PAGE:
Deceptive Intentions

Deceptive Intentions is listed under two different titles. Heart of Deception is the other listed title. The prequel also has two different names. I’m not entirely sure why M.L. Malcolm has taken this approach. Any thoughts or known reasons please let me know.

I am surprised how much I enjoyed the genre. It’s my first spy novel, although this book can also be characterized as a family saga, loosely historical and perhaps even a coming of age story. I think I may like Secret Lies or Heart of Lies even better as one of the primary characters Leo Hoffman’s early life as a spy is explored. In Deceptive Intentions I wanted to learn more of Leo’s clandestine identity. I was fascinated by the colorful, foreign landscapes of Tangier and Egypt. Unfortunately the spy story line was vague and underdeveloped in this book.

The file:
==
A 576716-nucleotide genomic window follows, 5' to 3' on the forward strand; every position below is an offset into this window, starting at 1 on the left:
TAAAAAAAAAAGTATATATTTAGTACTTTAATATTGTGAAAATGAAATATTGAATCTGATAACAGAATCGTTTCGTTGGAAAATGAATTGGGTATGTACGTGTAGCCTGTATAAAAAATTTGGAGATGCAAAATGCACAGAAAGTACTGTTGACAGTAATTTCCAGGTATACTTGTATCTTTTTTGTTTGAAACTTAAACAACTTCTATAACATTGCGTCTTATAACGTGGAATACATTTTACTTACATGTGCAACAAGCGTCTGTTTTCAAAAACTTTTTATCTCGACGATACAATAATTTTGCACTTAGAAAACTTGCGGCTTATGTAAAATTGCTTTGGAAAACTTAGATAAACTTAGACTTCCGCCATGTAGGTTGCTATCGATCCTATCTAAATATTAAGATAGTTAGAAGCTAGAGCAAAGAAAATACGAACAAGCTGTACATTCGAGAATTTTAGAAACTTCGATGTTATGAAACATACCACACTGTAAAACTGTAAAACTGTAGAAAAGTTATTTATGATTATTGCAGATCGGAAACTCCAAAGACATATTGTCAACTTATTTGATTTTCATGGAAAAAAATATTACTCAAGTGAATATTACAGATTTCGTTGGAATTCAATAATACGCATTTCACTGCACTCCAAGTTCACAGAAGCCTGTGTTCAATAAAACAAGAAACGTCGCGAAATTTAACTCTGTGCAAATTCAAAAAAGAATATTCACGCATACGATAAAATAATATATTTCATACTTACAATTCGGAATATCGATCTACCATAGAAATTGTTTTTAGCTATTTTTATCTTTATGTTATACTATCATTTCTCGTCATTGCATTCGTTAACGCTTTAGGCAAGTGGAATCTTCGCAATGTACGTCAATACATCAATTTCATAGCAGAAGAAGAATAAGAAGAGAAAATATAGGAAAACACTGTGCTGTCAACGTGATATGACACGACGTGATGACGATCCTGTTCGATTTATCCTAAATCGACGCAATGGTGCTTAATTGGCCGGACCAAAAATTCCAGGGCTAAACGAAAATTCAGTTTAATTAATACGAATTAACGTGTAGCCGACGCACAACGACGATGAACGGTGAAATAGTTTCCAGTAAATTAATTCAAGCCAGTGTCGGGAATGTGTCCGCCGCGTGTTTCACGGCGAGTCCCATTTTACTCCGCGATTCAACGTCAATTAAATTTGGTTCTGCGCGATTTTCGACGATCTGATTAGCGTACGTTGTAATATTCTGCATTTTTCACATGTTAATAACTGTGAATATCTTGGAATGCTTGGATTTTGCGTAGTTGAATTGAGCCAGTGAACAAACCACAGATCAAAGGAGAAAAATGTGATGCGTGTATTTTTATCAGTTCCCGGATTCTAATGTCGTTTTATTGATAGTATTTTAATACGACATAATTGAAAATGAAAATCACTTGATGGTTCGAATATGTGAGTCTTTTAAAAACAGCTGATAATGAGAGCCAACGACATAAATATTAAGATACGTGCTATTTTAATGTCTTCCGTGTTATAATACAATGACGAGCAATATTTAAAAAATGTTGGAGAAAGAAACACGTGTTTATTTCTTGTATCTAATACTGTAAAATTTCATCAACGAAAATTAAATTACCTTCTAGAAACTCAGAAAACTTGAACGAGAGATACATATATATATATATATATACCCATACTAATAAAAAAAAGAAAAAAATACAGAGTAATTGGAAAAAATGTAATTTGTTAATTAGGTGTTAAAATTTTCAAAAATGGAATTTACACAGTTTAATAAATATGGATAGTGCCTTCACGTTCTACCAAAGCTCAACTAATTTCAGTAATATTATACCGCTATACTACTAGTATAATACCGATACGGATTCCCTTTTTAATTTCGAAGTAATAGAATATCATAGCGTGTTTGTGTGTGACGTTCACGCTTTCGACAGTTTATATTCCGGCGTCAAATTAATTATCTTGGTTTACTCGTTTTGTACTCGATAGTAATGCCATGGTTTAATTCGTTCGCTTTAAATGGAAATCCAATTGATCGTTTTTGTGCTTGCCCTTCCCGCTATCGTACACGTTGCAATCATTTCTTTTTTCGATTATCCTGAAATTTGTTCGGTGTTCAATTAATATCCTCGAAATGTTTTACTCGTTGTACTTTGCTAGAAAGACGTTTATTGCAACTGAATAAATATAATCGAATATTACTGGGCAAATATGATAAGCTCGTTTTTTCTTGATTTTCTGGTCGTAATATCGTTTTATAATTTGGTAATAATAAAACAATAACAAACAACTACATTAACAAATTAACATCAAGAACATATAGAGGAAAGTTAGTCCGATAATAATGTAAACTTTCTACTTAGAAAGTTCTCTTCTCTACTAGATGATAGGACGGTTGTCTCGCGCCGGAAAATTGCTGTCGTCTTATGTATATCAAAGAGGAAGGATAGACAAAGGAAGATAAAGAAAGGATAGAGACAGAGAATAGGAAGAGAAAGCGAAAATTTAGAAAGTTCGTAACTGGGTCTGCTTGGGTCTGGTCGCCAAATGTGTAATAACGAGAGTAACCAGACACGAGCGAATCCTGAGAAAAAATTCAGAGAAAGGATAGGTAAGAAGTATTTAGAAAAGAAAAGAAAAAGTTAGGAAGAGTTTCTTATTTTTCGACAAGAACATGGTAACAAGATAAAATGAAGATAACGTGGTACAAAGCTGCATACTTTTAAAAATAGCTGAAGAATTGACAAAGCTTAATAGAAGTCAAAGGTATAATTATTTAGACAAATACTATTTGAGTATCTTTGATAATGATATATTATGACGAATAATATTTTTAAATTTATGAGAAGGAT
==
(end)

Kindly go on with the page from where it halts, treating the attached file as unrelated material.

I did enjoy how Malcolm used historical figures to shape the narrative. Sadly the author makes some glaring mistakes. The mob plot was rushed. The Fifty Shades of Grey chapter was completely out of left field. Taking this strange, disconnected approach confused the flow and style. Even with the criticisms, I will embrace Heart of Lies, as the characters were absorbing. I am invested in their origins.  

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